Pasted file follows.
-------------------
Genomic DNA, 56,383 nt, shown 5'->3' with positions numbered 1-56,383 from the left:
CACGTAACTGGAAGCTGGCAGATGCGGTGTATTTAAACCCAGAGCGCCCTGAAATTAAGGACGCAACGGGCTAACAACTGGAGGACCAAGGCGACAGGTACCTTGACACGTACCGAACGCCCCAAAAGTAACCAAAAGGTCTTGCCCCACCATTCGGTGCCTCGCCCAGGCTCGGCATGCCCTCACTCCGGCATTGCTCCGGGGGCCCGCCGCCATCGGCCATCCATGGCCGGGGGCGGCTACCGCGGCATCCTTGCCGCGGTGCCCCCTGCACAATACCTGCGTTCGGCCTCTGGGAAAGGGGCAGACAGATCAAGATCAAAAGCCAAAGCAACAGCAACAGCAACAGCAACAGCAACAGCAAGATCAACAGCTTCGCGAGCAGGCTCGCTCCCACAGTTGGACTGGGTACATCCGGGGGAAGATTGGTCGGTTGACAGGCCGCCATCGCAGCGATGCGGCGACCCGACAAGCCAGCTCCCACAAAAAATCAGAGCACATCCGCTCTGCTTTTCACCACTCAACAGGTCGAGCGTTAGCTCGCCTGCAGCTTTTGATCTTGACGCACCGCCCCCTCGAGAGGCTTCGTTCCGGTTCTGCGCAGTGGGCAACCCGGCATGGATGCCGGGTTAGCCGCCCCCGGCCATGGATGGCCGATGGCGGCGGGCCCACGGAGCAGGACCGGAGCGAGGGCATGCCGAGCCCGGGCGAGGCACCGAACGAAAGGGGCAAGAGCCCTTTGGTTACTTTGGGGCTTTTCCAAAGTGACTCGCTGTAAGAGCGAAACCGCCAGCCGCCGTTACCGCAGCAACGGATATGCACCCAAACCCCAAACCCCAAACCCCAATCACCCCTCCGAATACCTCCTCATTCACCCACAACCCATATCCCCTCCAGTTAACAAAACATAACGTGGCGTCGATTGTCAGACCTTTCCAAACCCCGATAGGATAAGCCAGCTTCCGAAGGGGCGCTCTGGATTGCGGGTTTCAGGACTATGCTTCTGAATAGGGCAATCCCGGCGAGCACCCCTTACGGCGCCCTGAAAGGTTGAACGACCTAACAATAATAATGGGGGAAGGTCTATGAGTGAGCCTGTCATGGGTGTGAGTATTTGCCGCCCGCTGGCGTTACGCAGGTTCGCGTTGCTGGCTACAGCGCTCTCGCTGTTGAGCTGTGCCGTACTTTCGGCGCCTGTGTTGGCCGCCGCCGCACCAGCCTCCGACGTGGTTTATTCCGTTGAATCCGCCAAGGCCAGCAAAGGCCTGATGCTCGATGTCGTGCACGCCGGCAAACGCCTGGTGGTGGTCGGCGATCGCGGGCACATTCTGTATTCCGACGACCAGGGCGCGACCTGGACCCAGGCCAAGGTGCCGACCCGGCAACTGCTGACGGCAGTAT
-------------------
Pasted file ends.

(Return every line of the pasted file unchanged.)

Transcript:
Genomic DNA, 56,383 nt, shown 5'->3' with positions numbered 1-56,383 from the left:
CACGTAACTGGAAGCTGGCAGATGCGGTGTATTTAAACCCAGAGCGCCCTGAAATTAAGGACGCAACGGGCTAACAACTGGAGGACCAAGGCGACAGGTACCTTGACACGTACCGAACGCCCCAAAAGTAACCAAAAGGTCTTGCCCCACCATTCGGTGCCTCGCCCAGGCTCGGCATGCCCTCACTCCGGCATTGCTCCGGGGGCCCGCCGCCATCGGCCATCCATGGCCGGGGGCGGCTACCGCGGCATCCTTGCCGCGGTGCCCCCTGCACAATACCTGCGTTCGGCCTCTGGGAAAGGGGCAGACAGATCAAGATCAAAAGCCAAAGCAACAGCAACAGCAACAGCAACAGCAACAGCAAGATCAACAGCTTCGCGAGCAGGCTCGCTCCCACAGTTGGACTGGGTACATCCGGGGGAAGATTGGTCGGTTGACAGGCCGCCATCGCAGCGATGCGGCGACCCGACAAGCCAGCTCCCACAAAAAATCAGAGCACATCCGCTCTGCTTTTCACCACTCAACAGGTCGAGCGTTAGCTCGCCTGCAGCTTTTGATCTTGACGCACCGCCCCCTCGAGAGGCTTCGTTCCGGTTCTGCGCAGTGGGCAACCCGGCATGGATGCCGGGTTAGCCGCCCCCGGCCATGGATGGCCGATGGCGGCGGGCCCACGGAGCAGGACCGGAGCGAGGGCATGCCGAGCCCGGGCGAGGCACCGAACGAAAGGGGCAAGAGCCCTTTGGTTACTTTGGGGCTTTTCCAAAGTGACTCGCTGTAAGAGCGAAACCGCCAGCCGCCGTTACCGCAGCAACGGATATGCACCCAAACCCCAAACCCCAAACCCCAATCACCCCTCCGAATACCTCCTCATTCACCCACAACCCATATCCCCTCCAGTTAACAAAACATAACGTGGCGTCGATTGTCAGACCTTTCCAAACCCCGATAGGATAAGCCAGCTTCCGAAGGGGCGCTCTGGATTGCGGGTTTCAGGACTATGCTTCTGAATAGGGCAATCCCGGCGAGCACCCCTTACGGCGCCCTGAAAGGTTGAACGACCTAACAATAATAATGGGGGAAGGTCTATGAGTGAGCCTGTCATGGGTGTGAGTATTTGCCGCCCGCTGGCGTTACGCAGGTTCGCGTTGCTGGCTACAGCGCTCTCGCTGTTGAGCTGTGCCGTACTTTCGGCGCCTGTGTTGGCCGCCGCCGCACCAGCCTCCGACGTGGTTTATTCCGTTGAATCCGCCAAGGCCAGCAAAGGCCTGATGCTCGATGTCGTGCACGCCGGCAAACGCCTGGTGGTGGTCGGCGATCGCGGGCACATTCTGTATTCCGACGACCAGGGCGCGACCTGGACCCAGGCCAAGGTGCCGACCCGGCAACTGCTGACGGCAGTAT